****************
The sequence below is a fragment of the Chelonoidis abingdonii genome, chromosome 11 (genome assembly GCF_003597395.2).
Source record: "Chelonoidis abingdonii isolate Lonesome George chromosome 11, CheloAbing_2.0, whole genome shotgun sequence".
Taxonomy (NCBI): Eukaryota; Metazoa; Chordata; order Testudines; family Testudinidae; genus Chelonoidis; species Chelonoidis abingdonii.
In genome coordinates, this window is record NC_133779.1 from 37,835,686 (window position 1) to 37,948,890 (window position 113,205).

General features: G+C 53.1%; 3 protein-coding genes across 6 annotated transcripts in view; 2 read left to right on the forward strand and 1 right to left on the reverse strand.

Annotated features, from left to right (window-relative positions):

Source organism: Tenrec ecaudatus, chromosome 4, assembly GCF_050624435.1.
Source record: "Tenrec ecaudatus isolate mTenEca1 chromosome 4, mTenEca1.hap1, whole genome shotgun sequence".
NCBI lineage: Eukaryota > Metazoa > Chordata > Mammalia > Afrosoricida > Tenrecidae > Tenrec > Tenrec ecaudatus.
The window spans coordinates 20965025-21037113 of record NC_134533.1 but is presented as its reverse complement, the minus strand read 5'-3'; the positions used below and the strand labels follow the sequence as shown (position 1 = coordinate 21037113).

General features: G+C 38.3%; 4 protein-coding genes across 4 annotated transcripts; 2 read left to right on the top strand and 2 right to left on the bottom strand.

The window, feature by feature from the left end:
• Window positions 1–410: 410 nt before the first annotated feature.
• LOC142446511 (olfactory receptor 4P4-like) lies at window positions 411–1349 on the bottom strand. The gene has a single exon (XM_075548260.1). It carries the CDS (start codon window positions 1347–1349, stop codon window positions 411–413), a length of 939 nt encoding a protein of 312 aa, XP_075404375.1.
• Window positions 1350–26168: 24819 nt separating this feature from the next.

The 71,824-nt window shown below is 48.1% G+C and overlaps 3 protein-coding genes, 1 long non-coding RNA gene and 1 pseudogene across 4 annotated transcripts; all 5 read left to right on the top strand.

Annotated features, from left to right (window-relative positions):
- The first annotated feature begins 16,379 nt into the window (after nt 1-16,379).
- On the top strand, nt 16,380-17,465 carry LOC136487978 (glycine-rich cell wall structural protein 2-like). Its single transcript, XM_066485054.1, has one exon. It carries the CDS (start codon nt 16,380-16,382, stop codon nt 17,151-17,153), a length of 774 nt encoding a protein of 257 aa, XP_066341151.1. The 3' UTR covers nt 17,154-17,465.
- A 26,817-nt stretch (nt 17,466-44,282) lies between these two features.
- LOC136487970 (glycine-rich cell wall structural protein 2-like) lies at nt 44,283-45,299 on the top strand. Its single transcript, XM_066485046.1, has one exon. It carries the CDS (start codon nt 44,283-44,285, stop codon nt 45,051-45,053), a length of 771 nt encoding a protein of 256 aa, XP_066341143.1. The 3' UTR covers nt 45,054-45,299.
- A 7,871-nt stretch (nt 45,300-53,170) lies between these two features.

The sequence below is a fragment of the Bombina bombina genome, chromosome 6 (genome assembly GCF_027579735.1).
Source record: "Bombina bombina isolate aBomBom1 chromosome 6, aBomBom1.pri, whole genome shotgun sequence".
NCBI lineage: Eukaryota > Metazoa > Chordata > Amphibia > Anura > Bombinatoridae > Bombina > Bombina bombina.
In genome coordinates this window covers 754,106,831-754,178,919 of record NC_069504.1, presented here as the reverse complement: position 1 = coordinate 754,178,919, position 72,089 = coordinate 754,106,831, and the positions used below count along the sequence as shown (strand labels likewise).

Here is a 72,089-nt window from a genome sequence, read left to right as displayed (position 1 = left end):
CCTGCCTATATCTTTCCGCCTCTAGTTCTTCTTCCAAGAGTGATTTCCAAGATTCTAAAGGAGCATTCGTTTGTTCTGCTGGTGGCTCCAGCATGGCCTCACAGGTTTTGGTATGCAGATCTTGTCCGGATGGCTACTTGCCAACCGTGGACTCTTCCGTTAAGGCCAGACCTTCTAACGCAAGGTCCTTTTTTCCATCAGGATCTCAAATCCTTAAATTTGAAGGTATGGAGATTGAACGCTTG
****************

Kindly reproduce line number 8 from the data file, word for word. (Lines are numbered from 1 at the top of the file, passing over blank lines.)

Source record: "Tenrec ecaudatus isolate mTenEca1 chromosome 4, mTenEca1.hap1, whole genome shotgun sequence".